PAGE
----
13. Zorobabel. Here terminates 3. Phares and Zara. The latter the line as recorded in the Old Tesintroduced because he was a twin. tament. The rest was drawn from Genesis xxxviii. 27. The names later tables, or tradition. of several women are mentioned on 16. Of whom. This pronoun is account of remarkable events in in the feminine gender in Greek, retheir lives, by which their posterity ferring then not to Joseph, but to are identified.

Mary. Jesus was the actual son of 8. Joram begat Ozias. Three Mary, but only the reputed, or legal names, Ahaziah, Joash, and Ama- son of Joseph, and in that way the ziah, í Chron. iii. 11, 12, are here descendant of Joseph's ancestry.

17 whom was born Jesus, who is called Christ. So all the

generations from Abraham to David are fourteen generations ; and from David until the carrying away into Babylon are fourteen generations ; and from the carrying away into Babylon

unto Christ are fourteen generations. 18 Now the birth of Jesus Christ was on this wise : when as his

mother Mary was espoused to Joseph, before they came to19 gether, she was found with child of the Holy Ghost. Then

Joseph her husband, being a just man, and not willing to make Called Christ. This was added in bridges, and hanging gardens, were the public record to distinguish him the wonder of the world. But from others of the same name. hardly a vestige of it now remains. Col. iv. 11.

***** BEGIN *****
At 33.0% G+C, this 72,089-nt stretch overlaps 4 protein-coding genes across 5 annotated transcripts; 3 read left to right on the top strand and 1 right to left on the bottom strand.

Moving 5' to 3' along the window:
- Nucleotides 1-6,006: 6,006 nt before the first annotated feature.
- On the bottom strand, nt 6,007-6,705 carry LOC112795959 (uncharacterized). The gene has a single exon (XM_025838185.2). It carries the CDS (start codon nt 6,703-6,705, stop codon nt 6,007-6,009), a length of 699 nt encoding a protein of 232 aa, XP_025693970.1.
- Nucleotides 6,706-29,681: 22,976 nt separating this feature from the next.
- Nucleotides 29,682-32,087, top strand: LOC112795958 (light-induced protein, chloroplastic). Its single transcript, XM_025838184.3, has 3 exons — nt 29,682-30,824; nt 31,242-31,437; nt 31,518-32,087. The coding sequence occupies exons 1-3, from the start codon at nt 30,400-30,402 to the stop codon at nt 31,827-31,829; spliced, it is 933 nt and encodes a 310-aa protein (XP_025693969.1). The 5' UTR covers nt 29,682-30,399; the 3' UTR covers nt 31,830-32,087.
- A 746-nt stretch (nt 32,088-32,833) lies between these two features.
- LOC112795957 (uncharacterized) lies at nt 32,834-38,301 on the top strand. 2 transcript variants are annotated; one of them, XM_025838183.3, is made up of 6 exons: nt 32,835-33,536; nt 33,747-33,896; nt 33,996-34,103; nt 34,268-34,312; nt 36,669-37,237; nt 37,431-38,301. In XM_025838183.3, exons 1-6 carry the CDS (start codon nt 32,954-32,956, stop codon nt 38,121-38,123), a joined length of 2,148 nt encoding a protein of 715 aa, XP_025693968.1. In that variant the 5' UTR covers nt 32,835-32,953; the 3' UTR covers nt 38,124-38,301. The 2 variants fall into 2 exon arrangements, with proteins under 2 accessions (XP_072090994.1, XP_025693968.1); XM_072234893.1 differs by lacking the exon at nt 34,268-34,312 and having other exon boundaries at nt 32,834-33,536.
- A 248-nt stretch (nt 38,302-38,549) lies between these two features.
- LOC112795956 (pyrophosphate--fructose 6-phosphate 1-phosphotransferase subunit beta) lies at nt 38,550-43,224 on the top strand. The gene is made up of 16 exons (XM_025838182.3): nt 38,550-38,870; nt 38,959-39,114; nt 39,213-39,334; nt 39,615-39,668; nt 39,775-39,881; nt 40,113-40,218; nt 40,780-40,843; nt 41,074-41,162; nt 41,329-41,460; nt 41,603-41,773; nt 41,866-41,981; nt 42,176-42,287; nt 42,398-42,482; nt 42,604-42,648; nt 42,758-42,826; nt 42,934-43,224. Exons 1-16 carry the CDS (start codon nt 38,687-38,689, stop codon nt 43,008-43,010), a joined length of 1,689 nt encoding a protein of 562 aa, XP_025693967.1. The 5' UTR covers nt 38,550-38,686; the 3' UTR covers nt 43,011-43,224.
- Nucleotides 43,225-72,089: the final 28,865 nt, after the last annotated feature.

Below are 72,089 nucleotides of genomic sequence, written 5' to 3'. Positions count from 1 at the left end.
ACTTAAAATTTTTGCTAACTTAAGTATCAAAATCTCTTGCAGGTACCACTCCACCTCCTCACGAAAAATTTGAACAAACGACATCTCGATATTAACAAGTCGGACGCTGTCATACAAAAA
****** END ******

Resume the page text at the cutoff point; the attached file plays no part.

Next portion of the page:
Nebuchadnezzar then sat upon the 17. Abraham, David, Car- throne. The children of Israel rying away into Babylon. These were held captive seventy years, were three prominent points in the but returned to Judea in the reign Jewish history, and by attaching of Cyrus, Ezra i. 1,2; and rebuilt just fourteen names to each division, their temple in the reign of Darius the memory was aided in retaining Hystaspes. Ezra vi. 15. the genealogies. To make this 18. Birth. Nativity. Having number good, David and Josias have traced his descent, the Evangelist to be counted twice, once at the be- goes on to relate the circumstances ginning, and once at the end of the of his birth. Luke i. ii. — On this periods in which they are respec- wise. Old English for in the followtively mentioned. These genera- ing way.